Sustainability in business: What CEOs are actually saying

By Kate Birch
Seven takeaways from the world’s largest CEO research study on sustainability – UN Global Compact-Accenture 2021

The world’s largest CEO research study on sustainability, the UN Global Compact-Accenture 2021 CEO Study talked to more than 1,200 CEOs across 113 countries and 21 industries who shared their perspectives on the private sector’s current and future climate resilience initiatives.  

1 Climate change is impacting supply chains for half of businesses
Businesses are experiencing for themselves the damaging effects of climate change. Nearly half (49%) of CEOs report that supply chain interruptions due to extreme weather events are a top risk for them. They are navigating increased frequency of natural disasters and this is creating an urgent need to adapt and build resilience, particularly across supply chains. Taking bold action, 64% of CEOs say they have begun diversifying their material inputs in products and operations with 63% geographically diversifying their workforce and operations.

2 Most firms are developing new sustainable products and services
Supply chain interruption isn’t the only impact of climate change that’s forcing businesses to take action, however. Pressure is increasingly mounting from investors to enact change. A third of CEOs cite investors as among the most influential stakeholders to manage future sustainability efforts, compared to just 18% in 2016. Such impacts are proving a wake-up call to CEOs with four out of five CEOs (81%) already developing new sustainable products and services and three-quarters deploying new and circular business models.

3 Not enough companies have set science-based targets
While more than half (57%) of CEOs believe they are working towards a 1.5°C temperature rise, in line with the Paris Agreement, very few (just 2%) have actually set science-based targets – validated by the Science Based Target Initiative.

4 Managing net-zero business models is a struggle
As CEOs transition to net-zero business models, some report they are struggling to manage scope 3 GHG emissions. While 65% of CEOs say they have already started advancing net-zero business models, only 16% are at an advanced level. And while more than half (55%) have begun measuring and reporting scope 3 GHG emissions, just 16% are doing so at an advanced level.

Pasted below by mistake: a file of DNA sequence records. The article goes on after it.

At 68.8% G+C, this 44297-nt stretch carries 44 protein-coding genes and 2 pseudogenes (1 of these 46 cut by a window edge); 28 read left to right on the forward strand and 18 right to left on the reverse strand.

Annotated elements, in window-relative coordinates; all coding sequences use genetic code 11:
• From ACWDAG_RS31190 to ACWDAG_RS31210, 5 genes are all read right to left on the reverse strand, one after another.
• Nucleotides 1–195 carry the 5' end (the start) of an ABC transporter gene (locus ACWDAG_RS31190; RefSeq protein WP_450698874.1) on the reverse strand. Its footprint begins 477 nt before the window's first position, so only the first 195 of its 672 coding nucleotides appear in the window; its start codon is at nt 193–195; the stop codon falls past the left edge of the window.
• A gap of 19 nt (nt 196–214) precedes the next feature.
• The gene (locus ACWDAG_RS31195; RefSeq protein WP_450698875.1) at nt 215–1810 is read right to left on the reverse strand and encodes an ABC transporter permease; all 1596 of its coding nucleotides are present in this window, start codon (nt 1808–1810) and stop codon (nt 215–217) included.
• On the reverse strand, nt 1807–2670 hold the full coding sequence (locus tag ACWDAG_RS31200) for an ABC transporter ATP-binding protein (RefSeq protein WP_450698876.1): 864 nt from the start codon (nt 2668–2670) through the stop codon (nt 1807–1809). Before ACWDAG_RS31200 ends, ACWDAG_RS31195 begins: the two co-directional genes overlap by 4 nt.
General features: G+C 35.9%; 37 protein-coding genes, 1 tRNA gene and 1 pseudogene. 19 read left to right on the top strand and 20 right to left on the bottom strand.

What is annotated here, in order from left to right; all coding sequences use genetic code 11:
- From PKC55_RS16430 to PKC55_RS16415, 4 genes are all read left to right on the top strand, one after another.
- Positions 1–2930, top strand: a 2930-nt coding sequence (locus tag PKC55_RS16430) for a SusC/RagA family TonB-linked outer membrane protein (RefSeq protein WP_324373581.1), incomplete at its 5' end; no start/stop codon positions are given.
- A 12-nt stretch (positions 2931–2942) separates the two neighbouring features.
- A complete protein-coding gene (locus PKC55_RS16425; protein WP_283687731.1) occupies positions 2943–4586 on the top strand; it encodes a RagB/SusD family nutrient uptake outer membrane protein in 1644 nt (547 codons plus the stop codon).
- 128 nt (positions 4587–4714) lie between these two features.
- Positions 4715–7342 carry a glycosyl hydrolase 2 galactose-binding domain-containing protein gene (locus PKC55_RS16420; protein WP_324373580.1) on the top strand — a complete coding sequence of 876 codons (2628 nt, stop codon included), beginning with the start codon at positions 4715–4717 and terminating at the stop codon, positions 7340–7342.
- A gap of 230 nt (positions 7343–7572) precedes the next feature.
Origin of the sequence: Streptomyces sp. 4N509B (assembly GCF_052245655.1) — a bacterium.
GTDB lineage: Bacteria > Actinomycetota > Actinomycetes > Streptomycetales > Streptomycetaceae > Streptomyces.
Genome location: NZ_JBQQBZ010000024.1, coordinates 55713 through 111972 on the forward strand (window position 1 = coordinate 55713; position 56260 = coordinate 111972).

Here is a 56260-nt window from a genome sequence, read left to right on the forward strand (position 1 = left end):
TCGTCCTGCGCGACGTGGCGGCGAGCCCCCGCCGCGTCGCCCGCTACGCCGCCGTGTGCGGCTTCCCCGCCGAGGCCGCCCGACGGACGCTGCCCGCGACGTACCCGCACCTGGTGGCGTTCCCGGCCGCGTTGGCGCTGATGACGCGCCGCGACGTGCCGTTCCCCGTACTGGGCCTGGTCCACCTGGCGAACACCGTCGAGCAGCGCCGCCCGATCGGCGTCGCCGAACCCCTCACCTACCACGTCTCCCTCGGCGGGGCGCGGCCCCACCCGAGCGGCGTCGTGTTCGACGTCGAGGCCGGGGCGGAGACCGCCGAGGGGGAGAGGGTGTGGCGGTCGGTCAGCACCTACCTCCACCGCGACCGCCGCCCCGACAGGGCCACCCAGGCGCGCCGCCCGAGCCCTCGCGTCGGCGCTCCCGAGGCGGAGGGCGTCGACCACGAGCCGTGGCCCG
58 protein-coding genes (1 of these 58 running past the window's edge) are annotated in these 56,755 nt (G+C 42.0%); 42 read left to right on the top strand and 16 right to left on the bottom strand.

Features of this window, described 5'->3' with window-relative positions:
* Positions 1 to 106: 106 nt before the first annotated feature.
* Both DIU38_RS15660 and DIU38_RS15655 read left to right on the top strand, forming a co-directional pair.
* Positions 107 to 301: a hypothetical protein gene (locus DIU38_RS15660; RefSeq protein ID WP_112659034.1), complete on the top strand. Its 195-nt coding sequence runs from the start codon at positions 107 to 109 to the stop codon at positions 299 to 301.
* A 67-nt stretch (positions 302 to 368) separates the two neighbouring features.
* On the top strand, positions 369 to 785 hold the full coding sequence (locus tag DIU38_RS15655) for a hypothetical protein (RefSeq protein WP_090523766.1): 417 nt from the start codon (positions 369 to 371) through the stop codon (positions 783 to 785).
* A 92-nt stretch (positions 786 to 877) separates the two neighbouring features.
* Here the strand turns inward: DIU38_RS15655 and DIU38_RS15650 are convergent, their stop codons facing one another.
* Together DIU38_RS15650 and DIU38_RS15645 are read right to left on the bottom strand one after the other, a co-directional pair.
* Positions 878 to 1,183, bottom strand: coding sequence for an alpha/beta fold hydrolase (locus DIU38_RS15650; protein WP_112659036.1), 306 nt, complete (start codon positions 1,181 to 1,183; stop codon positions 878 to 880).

5 Technology is enabling new business models
CEOs agree that technology is enabling new business models and will unlock the future of industry decarbonation. But to fulfil technology’s promise, CEOs will need effective data management across the value chain and must overcome affordability and knowledge constraints. More than half of CEOs cite the affordability of technologies as a critical barrier to efforts, while 53% report struggling to understand which technologies can enhance their credentials. And 63% of CEOs says that the difficulty in measuring ESG data across the value chain is a continued barrier to sustainability.

6 Policy makers must take critical actions
With just 18% of CEOs believing that governments and policymakers have given them the clarity needed to meet their sustainability goals, they are asking for five critical policy actions. To align Nationally Determined Contributions (NDCs) on the pathway to limit global temperature rise to a 1.5° warming trajectory; to enhance global cooperation on carbon pricing mechanisms aligned with the Paris Agreement; to meet and exceed the US$100bn commitment in climate financing goal for the Global South; to establish common standards for biodiversity protection and pathways for nature-based solutions; and to increase business engagement in climate policy formation for collaborative climate action.

7 Transformational companies have begun diversifying operations and workforces
The transformational companies and leaders are the ones demonstrating behaviours that are critical to achieving a competitive advantage from sustainability and it’s these firms and leaders who are already diversifying their operations and workforces. Nearly three times as many transformational CEOs say they are advanced in diversifying material inputs required for products and operations and in assessing and disclosing climate-related financial risk, while twice as many say they are advanced in designing resilient infrastructure and in R&D investment for climate-resilient solutions. These transformational companies are also shifting from fossil fuel use faster and reskilling their workforce in sustainability with almost twice as many transformational CEOs saying they are advanced in their journeys to divest from existing fossil fuel investments. 


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